When you speak at enough events, you get used to having a certain amount of control on stage.  Then there are those times when you get the control taken away from you.

This week’s featured talk is one of those times, and the first in my life that I tried a very different style of presenting that put me on stage for exactly seven minutes – and not one second longer.  The style is known as “PechaKucha” and popular for its scripted format of 20 slides, 20 seconds per slide, and auto advancing that forces speakers to keep pace.

Back in 2003, two architects named Astrid Klein and Mark Dytham devised the structure of PechaKucha to combat the tendency of their architect friends to drone on forever when presenting. The format guaranteed no one would go over time, and since then caught on as a desirable format to encourage presenters to get to their points more quickly.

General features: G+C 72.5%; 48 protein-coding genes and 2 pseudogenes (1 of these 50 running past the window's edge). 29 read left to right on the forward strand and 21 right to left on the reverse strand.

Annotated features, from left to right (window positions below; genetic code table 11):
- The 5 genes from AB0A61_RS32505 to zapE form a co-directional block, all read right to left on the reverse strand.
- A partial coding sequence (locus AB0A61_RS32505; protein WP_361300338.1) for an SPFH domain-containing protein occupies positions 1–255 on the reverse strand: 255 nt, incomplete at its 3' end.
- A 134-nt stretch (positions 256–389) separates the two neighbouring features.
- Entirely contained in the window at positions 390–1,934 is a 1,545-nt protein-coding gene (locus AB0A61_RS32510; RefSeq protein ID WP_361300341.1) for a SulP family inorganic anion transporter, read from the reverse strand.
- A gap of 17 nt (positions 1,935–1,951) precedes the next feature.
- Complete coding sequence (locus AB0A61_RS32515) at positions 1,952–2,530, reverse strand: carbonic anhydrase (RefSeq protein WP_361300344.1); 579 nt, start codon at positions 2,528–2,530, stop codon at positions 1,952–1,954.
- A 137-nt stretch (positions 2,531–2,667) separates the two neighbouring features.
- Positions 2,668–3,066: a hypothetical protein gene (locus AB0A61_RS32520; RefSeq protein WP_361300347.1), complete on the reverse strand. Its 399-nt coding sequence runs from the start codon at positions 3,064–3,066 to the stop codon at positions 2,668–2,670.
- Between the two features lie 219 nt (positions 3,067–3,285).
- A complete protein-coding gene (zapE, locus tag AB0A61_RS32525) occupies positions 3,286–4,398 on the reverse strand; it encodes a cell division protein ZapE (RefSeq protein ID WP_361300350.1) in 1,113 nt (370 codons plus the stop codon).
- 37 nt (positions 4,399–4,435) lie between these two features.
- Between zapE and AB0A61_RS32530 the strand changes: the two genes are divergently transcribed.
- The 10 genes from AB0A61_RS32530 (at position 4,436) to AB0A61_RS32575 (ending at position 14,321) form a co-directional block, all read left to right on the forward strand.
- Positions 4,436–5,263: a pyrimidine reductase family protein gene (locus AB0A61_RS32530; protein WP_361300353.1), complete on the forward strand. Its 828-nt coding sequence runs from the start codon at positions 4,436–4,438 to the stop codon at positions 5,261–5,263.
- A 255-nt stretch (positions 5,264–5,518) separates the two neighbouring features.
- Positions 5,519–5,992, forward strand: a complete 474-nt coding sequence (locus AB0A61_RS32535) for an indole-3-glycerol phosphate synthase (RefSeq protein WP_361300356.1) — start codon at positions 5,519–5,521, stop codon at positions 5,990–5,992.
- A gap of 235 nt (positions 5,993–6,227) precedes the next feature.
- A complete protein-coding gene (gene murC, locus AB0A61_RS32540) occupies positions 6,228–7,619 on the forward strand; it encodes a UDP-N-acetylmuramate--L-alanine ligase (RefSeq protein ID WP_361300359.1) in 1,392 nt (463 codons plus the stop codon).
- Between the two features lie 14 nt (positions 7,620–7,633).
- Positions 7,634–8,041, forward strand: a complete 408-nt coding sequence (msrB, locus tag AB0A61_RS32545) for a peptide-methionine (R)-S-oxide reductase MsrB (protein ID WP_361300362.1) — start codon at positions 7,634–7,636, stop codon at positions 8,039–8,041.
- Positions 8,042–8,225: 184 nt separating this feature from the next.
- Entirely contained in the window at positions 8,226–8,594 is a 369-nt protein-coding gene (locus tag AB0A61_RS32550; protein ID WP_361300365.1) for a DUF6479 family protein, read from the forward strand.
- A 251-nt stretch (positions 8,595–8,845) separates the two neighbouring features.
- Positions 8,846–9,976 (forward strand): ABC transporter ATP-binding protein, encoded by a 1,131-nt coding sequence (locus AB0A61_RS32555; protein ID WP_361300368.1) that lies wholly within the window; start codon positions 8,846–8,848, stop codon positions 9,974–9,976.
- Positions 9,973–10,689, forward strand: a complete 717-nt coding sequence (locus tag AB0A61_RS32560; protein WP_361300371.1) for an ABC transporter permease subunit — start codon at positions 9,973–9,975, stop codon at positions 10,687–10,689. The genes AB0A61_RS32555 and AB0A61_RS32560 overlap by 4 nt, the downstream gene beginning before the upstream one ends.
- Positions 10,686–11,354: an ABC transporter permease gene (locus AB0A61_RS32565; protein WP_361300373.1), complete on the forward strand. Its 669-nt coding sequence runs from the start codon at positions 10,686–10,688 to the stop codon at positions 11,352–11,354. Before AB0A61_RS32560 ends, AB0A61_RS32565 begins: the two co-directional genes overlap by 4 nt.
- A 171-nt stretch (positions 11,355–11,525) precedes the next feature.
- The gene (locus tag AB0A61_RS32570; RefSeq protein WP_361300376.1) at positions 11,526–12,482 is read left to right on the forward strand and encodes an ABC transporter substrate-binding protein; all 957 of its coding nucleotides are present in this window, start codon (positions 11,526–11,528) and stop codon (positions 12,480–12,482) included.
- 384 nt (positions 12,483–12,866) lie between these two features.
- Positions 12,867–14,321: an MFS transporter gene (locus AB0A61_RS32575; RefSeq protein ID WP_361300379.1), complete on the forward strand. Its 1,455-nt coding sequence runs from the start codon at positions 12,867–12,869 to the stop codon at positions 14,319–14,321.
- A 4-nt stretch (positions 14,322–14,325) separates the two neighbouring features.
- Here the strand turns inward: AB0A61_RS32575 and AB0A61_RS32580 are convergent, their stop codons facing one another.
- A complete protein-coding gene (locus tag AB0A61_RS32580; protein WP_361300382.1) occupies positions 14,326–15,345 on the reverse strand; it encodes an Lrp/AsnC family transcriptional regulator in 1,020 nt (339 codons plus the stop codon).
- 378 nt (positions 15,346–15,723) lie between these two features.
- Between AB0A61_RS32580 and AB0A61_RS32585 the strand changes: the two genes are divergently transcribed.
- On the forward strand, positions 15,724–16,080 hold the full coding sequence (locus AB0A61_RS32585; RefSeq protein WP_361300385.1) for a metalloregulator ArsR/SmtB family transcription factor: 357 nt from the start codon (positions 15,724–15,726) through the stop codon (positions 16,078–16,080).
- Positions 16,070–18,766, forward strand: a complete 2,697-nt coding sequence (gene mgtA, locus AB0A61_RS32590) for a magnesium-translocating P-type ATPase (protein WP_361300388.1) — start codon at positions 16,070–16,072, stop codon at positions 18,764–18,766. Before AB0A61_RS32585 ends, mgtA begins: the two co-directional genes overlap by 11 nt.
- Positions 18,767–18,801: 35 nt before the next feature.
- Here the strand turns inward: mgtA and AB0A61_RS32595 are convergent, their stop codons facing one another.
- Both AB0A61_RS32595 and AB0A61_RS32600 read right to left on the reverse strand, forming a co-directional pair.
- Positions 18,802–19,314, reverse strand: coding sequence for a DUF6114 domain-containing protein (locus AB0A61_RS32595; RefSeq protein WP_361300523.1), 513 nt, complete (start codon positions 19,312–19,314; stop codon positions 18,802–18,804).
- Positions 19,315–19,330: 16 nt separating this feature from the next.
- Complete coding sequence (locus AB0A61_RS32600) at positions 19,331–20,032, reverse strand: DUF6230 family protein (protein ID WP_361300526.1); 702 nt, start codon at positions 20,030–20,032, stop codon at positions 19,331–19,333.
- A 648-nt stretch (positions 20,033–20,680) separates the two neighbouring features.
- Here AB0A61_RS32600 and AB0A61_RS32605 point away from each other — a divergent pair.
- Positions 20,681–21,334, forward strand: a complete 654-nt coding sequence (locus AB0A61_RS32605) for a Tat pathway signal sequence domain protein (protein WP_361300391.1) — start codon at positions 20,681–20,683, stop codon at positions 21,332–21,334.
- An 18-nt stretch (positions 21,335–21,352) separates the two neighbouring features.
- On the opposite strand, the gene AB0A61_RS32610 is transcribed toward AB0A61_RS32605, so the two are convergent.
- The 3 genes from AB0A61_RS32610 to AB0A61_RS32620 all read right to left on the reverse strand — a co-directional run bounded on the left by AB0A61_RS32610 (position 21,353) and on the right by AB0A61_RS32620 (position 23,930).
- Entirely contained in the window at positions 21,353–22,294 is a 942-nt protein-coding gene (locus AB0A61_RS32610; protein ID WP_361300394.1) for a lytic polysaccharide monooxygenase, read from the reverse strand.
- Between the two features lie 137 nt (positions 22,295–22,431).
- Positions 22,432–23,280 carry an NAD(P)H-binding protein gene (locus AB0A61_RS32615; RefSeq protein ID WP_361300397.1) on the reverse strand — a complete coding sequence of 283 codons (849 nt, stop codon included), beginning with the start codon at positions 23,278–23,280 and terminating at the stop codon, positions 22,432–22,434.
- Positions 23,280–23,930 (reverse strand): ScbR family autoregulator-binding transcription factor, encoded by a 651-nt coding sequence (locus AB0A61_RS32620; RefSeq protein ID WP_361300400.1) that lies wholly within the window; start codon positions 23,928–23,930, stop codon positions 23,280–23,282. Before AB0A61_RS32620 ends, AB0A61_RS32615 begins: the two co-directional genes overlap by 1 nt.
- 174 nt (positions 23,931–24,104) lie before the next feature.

When I took on the format, it was for the inaugural event of a healthcare conference focused on epatients and their growing role in healthcare (back in 2009).  Creating a talk that I thought fit the theme of the event, I found 20 tweets about healthcare and devised the following presentation to share them one by one to illustrate an evolving view of how healthcare was changing.

Whether you happen to be working in healthcare or not, I think you’ll appreciate the simplicity of the PechaKucha format, as well as the challenge of building a story around 20 randomly assembled tweets.  It is not my first choice for how I might build a presentation, but in this case I think it works:

THE BACKSTORY: In one of his rare industry specific talks, Rohit draws upon his work in the healthcare industry to share this short and powerful summary of the evolution of healthcare and what it means for anyone working in the industry today. The talk was given on stage at the first annual ePatient Connections event in Philadelphia.

WHAT IT SHOWS (FOR EVENT PLANNERS + SPEAKING BUREAUS): This talk was delivered in a “Pecha Kucha” format – a style developed in 2003 by a group of architects where a speaker shares 20 images that each auto advance every 20 seconds for a presentation that is just slightly under seven minutes. The speaker has no control over the slides, or the timing – and is forced to adapt to the pace and stick to the time. It is a good example of Rohit’s flexibility as a speaker, as well as his ability to highly customize a talk specifically to an industry.